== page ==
Supplementary Material for: Triggers and Clinical Presentations of Functional Neurological Disorders: Lessons from World War 1
datasetposted on 26.05.2020, 10:44 by Linden S.C.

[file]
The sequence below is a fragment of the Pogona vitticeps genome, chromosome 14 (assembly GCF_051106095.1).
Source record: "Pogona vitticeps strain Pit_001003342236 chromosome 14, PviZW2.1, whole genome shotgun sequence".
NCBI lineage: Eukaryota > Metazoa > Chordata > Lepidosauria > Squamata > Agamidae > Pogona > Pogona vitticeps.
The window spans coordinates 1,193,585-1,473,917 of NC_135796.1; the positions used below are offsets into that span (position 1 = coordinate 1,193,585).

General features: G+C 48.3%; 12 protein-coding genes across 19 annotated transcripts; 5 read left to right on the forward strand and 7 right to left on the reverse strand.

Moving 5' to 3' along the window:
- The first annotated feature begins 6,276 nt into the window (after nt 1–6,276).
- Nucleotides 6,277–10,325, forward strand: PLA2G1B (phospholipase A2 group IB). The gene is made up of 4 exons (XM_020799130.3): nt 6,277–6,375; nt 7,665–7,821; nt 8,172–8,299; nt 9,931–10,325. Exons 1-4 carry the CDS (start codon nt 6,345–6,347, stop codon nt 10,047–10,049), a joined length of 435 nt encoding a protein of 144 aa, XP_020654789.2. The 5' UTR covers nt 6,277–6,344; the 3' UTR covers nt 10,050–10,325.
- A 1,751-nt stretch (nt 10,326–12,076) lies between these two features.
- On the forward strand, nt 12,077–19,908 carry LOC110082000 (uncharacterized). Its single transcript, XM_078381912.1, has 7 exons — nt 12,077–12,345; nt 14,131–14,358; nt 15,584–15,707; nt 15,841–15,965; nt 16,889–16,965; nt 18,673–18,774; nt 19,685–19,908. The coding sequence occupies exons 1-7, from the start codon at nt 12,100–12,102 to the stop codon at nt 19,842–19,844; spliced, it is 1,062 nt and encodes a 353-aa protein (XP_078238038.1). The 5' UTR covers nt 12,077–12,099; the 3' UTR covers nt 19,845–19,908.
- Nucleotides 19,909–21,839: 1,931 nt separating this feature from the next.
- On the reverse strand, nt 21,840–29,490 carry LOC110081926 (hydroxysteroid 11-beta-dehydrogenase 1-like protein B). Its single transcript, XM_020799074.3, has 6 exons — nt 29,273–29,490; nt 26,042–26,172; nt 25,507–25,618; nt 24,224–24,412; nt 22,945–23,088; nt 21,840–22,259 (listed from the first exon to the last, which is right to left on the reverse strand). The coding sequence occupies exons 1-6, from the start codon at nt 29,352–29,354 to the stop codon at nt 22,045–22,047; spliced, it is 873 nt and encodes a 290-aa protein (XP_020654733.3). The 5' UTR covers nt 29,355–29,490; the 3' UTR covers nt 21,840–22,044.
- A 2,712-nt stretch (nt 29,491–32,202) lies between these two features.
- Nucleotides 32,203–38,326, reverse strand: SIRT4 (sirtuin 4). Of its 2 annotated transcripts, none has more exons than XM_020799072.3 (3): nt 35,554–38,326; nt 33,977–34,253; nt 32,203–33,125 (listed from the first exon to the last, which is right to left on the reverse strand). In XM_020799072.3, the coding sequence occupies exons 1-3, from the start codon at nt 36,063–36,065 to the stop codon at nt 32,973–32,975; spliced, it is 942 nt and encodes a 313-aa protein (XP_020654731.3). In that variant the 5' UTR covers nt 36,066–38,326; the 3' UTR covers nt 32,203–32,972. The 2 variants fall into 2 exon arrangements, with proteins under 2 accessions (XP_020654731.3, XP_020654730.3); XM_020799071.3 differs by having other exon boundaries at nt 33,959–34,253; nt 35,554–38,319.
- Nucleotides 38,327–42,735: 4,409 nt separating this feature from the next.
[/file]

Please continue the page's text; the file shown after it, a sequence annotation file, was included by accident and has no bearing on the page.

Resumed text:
Introduction: The psychological contribution to functional neurological and somatic symptom disorders is a major topic in current medical debate. Objective: For an understanding of the processes leading to functional somatic symptoms, it is paramount to explore their relationship with stress and life events and to elucidate the contribution of cultural factors. Methods: A total of 937 case records of civilian and military patients with functional somatic disorders treated in London during World War 1 were analysed. Group differences in symptom profiles and contemporaneous diagnoses were tested with χ2 tests. Results: Paralyses and speech disturbances were significantly more common in soldiers (43.3 and 17.2% of cases) than in civilian male (28.1 and 6.5%) and female patients (32.4 and 7.5%), whereas female patients had the highest rates of pain (48.6%) and somatic symptoms (67%). Triggers were identified in around two-thirds of cases and included accidents, physical illness, and work stress, in addition to the combat experience of the soldier patients. The nature of the trigger influenced symptom expression, with acute (combat and noncombat) events being particularly prone to trigger loss of motor function. Symptom profiles showed a great deal of multi-morbidity and overlap, although some symptom clusters were more (motor and speech disturbance) or less common (pain and loss of energy) in soldiers than civilians. Triggering life events in civilians were similar to those reported by patients with somatic symptom disorders today, with an important role of physical factors. Patterns of multi-morbidity and symptom clusters also resembled those of modern cohorts. Conclusions: Analysis of historical records, illness trajectories, and treatments can enhance the understanding of the presentation, mechanisms, and course of functional neurological and related disorders and their consistency over time.